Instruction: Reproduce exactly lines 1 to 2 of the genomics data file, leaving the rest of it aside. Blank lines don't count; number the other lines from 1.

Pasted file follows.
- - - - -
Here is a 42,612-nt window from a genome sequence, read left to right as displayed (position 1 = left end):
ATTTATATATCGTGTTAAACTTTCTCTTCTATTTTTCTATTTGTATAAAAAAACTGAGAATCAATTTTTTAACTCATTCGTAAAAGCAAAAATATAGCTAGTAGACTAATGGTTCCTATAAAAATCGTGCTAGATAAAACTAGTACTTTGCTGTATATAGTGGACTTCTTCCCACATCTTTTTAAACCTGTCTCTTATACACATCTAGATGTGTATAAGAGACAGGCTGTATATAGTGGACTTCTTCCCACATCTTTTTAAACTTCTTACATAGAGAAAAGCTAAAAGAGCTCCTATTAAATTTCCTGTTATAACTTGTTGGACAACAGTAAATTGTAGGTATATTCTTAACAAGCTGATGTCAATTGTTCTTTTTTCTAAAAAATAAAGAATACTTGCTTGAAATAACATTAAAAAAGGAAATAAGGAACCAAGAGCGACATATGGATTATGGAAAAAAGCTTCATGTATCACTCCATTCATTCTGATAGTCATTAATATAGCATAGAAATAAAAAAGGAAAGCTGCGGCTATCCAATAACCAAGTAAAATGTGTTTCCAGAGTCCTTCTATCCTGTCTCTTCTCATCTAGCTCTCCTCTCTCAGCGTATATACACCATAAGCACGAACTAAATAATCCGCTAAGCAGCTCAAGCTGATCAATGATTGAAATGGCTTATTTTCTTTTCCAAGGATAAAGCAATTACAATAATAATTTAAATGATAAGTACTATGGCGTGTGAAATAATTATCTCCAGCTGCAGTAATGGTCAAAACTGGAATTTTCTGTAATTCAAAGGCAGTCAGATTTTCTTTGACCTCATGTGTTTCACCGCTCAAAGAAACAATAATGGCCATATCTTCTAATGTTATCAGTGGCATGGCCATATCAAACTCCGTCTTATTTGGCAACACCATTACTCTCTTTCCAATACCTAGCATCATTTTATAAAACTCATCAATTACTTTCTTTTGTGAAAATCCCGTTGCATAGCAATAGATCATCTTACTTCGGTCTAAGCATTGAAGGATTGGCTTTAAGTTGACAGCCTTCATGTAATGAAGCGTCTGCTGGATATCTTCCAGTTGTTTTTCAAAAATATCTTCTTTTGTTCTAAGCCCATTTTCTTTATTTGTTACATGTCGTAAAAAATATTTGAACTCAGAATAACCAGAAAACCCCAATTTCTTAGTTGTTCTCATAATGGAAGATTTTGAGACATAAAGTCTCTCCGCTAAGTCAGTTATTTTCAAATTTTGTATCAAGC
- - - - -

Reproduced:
Here is a 42,612-nt window from a genome sequence, read left to right as displayed (position 1 = left end):
ATTTATATATCGTGTTAAACTTTCTCTTCTATTTTTCTATTTGTATAAAAAAACTGAGAATCAATTTTTTAACTCATTCGTAAAAGCAAAAATATAGCTAGTAGACTAATGGTTCCTATAAAAATCGTGCTAGATAAAACTAGTACTTTGCTGTATATAGTGGACTTCTTCCCACATCTTTTTAAACCTGTCTCTTATACACATCTAGATGTGTATAAGAGACAGGCTGTATATAGTGGACTTCTTCCCACATCTTTTTAAACTTCTTACATAGAGAAAAGCTAAAAGAGCTCCTATTAAATTTCCTGTTATAACTTGTTGGACAACAGTAAATTGTAGGTATATTCTTAACAAGCTGATGTCAATTGTTCTTTTTTCTAAAAAATAAAGAATACTTGCTTGAAATAACATTAAAAAAGGAAATAAGGAACCAAGAGCGACATATGGATTATGGAAAAAAGCTTCATGTATCACTCCATTCATTCTGATAGTCATTAATATAGCATAGAAATAAAAAAGGAAAGCTGCGGCTATCCAATAACCAAGTAAAATGTGTTTCCAGAGTCCTTCTATCCTGTCTCTTCTCATCTAGCTCTCCTCTCTCAGCGTATATACACCATAAGCACGAACTAAATAATCCGCTAAGCAGCTCAAGCTGATCAATGATTGAAATGGCTTATTTTCTTTTCCAAGGATAAAGCAATTACAATAATAATTTAAATGATAAGTACTATGGCGTGTGAAATAATTATCTCCAGCTGCAGTAATGGTCAAAACTGGAATTTTCTGTAATTCAAAGGCAGTCAGATTTTCTTTGACCTCATGTGTTTCACCGCTCAAAGAAACAATAATGGCCATATCTTCTAATGTTATCAGTGGCATGGCCATATCAAACTCCGTCTTATTTGGCAACACCATTACTCTCTTTCCAATACCTAGCATCATTTTATAAAACTCATCAATTACTTTCTTTTGTGAAAATCCCGTTGCATAGCAATAGATCATCTTACTTCGGTCTAAGCATTGAAGGATTGGCTTTAAGTTGACAGCCTTCATGTAATGAAGCGTCTGCTGGATATCTTCCAGTTGTTTTTCAAAAATATCTTCTTTTGTTCTAAGCCCATTTTCTTTATTTGTTACATGTCGTAAAAAATATTTGAACTCAGAATAACCAGAAAACCCCAATTTCTTAGTTGTTCTCATAATGGAAGATTTTGAGACATAAAGTCTCTCCGCTAAGTCAGTTATTTTCAAATTTTGTATCAAGC